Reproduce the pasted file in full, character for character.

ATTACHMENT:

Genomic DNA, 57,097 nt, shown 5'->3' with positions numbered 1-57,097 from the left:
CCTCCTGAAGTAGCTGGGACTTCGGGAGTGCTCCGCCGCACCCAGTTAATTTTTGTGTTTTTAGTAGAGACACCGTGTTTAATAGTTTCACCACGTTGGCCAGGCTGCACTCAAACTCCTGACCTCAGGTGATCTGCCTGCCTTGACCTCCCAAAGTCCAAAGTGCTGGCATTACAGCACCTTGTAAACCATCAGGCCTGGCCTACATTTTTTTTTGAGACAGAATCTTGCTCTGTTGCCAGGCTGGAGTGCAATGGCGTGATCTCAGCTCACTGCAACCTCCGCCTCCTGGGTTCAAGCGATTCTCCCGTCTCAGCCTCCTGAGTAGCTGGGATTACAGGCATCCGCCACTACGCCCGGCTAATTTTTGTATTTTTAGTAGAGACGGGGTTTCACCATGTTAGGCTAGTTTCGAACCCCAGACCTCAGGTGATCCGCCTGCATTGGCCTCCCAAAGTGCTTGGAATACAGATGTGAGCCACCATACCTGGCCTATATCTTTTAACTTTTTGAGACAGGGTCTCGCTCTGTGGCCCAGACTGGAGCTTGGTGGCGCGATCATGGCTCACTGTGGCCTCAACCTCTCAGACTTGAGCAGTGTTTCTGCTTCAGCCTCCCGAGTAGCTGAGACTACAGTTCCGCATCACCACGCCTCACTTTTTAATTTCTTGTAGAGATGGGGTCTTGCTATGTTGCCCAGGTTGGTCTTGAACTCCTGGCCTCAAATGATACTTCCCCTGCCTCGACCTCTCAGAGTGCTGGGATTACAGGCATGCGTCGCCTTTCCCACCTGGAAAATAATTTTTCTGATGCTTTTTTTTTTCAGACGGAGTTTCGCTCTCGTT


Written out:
Genomic DNA, 57,097 nt, shown 5'->3' with positions numbered 1-57,097 from the left:
CCTCCTGAAGTAGCTGGGACTTCGGGAGTGCTCCGCCGCACCCAGTTAATTTTTGTGTTTTTAGTAGAGACACCGTGTTTAATAGTTTCACCACGTTGGCCAGGCTGCACTCAAACTCCTGACCTCAGGTGATCTGCCTGCCTTGACCTCCCAAAGTCCAAAGTGCTGGCATTACAGCACCTTGTAAACCATCAGGCCTGGCCTACATTTTTTTTTGAGACAGAATCTTGCTCTGTTGCCAGGCTGGAGTGCAATGGCGTGATCTCAGCTCACTGCAACCTCCGCCTCCTGGGTTCAAGCGATTCTCCCGTCTCAGCCTCCTGAGTAGCTGGGATTACAGGCATCCGCCACTACGCCCGGCTAATTTTTGTATTTTTAGTAGAGACGGGGTTTCACCATGTTAGGCTAGTTTCGAACCCCAGACCTCAGGTGATCCGCCTGCATTGGCCTCCCAAAGTGCTTGGAATACAGATGTGAGCCACCATACCTGGCCTATATCTTTTAACTTTTTGAGACAGGGTCTCGCTCTGTGGCCCAGACTGGAGCTTGGTGGCGCGATCATGGCTCACTGTGGCCTCAACCTCTCAGACTTGAGCAGTGTTTCTGCTTCAGCCTCCCGAGTAGCTGAGACTACAGTTCCGCATCACCACGCCTCACTTTTTAATTTCTTGTAGAGATGGGGTCTTGCTATGTTGCCCAGGTTGGTCTTGAACTCCTGGCCTCAAATGATACTTCCCCTGCCTCGACCTCTCAGAGTGCTGGGATTACAGGCATGCGTCGCCTTTCCCACCTGGAAAATAATTTTTCTGATGCTTTTTTTTTTCAGACGGAGTTTCGCTCTCGTT